Continued from Hiking matters #419: Very early the next day, we broke camp and by 0340H we were starting the trek again. For a good three hours, we were still crossing more than a dozen sections of river, and though the waters have subsided, it was still trickier and at times I would go tandem walking with James. By 0640H, Tatay Leonardo declared: “Tapos na ang ilog!” (Done with the rivers!) and we rewarded ourselves with breakfast of fish and bread.
We entered the jungle at 0700H. Starting at only 300 MASL, we had over a thousand meters to gain to even reach the summit campsite so I knew that it will not be an easy task. However, the fact the trail was relatively straightforward (though there are some ups-and-downs too) and relatively well-established (though sometimes it feels like Mantalingajan) reassured me. So too did the sight of woodpeckers, Palawan tits, and other fascinating fauna, not to mention the majestic almaciga (Agathis philippinensis) trees.
We reached Solpan campsite (10°6′13.4′′N, 118°59′37.3′′E, 808 MASL) at 1000H. This was where the rest of the group had camped, and we knew we weren’t that far away from them if they had started at 0800H. Past the campsite, the trail was still straightforward but beyond 1200 MASL, it becomes very steep, and narrow like an inclined tunnel – one has to grasp onto bamboo and grass to go up – reminiscent of the assault of Mt. Masaraga in Albay or Mt. Manaphag in Iloilo. With rain and mud, the challenge becomes greater. But the my altimeter – which showed signs of rapid altitude gain – reassured me.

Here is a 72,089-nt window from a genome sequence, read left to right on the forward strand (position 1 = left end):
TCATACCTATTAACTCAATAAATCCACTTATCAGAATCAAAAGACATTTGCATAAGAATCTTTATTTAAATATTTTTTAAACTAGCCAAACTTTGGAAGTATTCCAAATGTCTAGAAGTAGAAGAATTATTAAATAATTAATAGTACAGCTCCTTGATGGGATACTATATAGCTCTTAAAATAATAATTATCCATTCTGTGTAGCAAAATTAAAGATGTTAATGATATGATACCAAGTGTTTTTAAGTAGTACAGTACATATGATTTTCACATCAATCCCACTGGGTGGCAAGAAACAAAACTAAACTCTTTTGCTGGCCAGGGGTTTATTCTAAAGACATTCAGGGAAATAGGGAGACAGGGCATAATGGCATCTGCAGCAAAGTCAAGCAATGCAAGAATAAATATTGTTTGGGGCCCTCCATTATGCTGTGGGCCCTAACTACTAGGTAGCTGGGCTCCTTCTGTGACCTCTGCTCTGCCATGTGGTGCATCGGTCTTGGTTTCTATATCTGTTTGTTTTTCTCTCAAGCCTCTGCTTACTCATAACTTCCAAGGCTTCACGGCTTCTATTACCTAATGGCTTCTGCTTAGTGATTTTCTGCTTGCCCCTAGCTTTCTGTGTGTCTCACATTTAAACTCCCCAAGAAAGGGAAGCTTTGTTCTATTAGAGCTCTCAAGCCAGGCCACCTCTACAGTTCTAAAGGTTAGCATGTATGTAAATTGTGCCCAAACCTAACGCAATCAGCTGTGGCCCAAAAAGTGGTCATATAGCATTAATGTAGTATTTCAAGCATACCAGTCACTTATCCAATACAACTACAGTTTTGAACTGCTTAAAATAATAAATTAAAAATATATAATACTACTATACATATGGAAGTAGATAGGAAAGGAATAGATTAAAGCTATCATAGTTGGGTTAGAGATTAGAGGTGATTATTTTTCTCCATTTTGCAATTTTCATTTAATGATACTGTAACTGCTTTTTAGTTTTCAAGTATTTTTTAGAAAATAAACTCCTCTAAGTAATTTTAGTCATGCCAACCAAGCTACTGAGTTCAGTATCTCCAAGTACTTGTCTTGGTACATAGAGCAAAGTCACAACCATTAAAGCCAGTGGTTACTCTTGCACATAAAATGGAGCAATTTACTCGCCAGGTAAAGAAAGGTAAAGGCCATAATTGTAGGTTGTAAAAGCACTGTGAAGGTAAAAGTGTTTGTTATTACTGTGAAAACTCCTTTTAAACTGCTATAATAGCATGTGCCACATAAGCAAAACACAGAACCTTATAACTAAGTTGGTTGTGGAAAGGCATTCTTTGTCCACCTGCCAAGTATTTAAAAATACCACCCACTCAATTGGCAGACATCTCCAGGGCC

At 1230H, we reached the Puyos (summit) campsite (10°7′15.3′′N, 118°59′41.2′′E, 1474 MASL). Puyos is a Batak word for ‘highest peak’ and short of naming the mountain itself after this more original term, I am using it at least for the campsite. I was happily reunited with my good friends Jessa, Karina, Edgar, and kindred spirits who share the same passion for the environment and the outdoors – as well as a merry company of Batak guides.
Until that point I was still harbouring thoughts of descending back to at least Solpan, for a headstart the next day. However, I also felt that it would be a pity if I were to go back to Puerto Princesa without seeing the fabled views from atop Cleopatra’s Needle. Sometimes, waiting for a day doesn’t really help (as in our Mantalingajan hike) but with optimism – and egged on by our friends – we decided to stay with the rest of the team and go up the summit at sunrise the next day. A clearing just before nightfall, revealing the peak, and the mountains and lights of Puerto Princesa, raised our hopes. Continued in Hiking matters #421.